All PD(s)/PI(s) must include their eRA Commons ID in the Credential field of the Senior/Key Person Profile Component of the SF 424(R&R) Application Package. Failure to register in the Commons and to include a valid PD/PI Commons ID in the credential field will prevent the successful submission of an electronic application to NIH.
The applicant organization must ensure that the DUNS number it provides on the application is the same number used in the organization’s profile in the eRA Commons and for the Central Contractor Registration (CCR). Additional information may be found in the SF424 (R&R) Application Guide.
See more tips for avoiding common errors.
Upon receipt, applications will be evaluated for completeness by the Center for Scientific Review, NIH. Applications that are incomplete will not be reviewed.
Applicants are required to follow the instructions for post-submission materials, as described in NOT-OD-10-115.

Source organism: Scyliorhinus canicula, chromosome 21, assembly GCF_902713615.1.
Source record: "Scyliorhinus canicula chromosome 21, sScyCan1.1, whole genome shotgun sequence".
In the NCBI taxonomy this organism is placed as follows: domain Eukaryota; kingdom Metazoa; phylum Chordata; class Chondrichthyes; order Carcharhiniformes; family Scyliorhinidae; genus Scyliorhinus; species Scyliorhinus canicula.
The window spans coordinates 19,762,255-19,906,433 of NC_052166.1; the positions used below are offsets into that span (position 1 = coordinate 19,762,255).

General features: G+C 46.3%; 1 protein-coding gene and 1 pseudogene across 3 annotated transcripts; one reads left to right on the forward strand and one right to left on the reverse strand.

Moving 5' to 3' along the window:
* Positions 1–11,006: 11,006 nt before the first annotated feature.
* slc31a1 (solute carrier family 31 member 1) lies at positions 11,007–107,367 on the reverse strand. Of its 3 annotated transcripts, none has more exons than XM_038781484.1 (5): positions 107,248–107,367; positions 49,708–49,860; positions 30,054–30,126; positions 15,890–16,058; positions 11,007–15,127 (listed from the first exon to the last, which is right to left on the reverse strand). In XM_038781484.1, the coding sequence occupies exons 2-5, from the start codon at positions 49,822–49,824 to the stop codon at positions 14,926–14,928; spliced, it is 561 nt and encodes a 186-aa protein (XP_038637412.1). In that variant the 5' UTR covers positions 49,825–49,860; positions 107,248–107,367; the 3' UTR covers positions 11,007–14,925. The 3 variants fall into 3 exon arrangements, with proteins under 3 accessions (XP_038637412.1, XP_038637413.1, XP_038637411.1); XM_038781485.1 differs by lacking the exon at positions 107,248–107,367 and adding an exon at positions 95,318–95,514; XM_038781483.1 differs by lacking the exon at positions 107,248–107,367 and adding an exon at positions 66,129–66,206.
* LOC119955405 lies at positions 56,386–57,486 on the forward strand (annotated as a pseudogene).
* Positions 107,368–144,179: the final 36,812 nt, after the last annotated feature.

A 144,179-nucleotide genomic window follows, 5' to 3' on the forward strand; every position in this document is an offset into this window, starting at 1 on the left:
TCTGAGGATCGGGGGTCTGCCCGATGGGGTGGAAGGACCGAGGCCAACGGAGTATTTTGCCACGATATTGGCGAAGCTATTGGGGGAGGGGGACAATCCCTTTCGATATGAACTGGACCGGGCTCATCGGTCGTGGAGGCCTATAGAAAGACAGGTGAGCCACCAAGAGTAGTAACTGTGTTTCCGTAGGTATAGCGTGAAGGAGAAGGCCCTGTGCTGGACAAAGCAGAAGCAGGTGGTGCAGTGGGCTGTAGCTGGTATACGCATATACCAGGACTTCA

Only the review criteria described below will be considered in the review process. As part of the NIH mission, all applications submitted to the NIH in support of biomedical and behavioral research are evaluated for scientific and technical merit through the NIH peer review system.
For this particular announcement, note the following:
The R21 exploratory/developmental grant supports investigation of novel scientific ideas or new model systems, tools, or technologies that have the potential for significant impact on biomedical or biobehavioral research. An R21 grant application need not have extensive background material or preliminary information. Accordingly, reviewers will focus their evaluation on the conceptual framework, the level of innovation, and the potential to significantly advance our knowledge or understanding. Appropriate justification for the proposed work can be provided through literature citations, data from other sources, or, when available, from investigator-generated data. Preliminary data are not required for R21 applications; however, they may be included if available.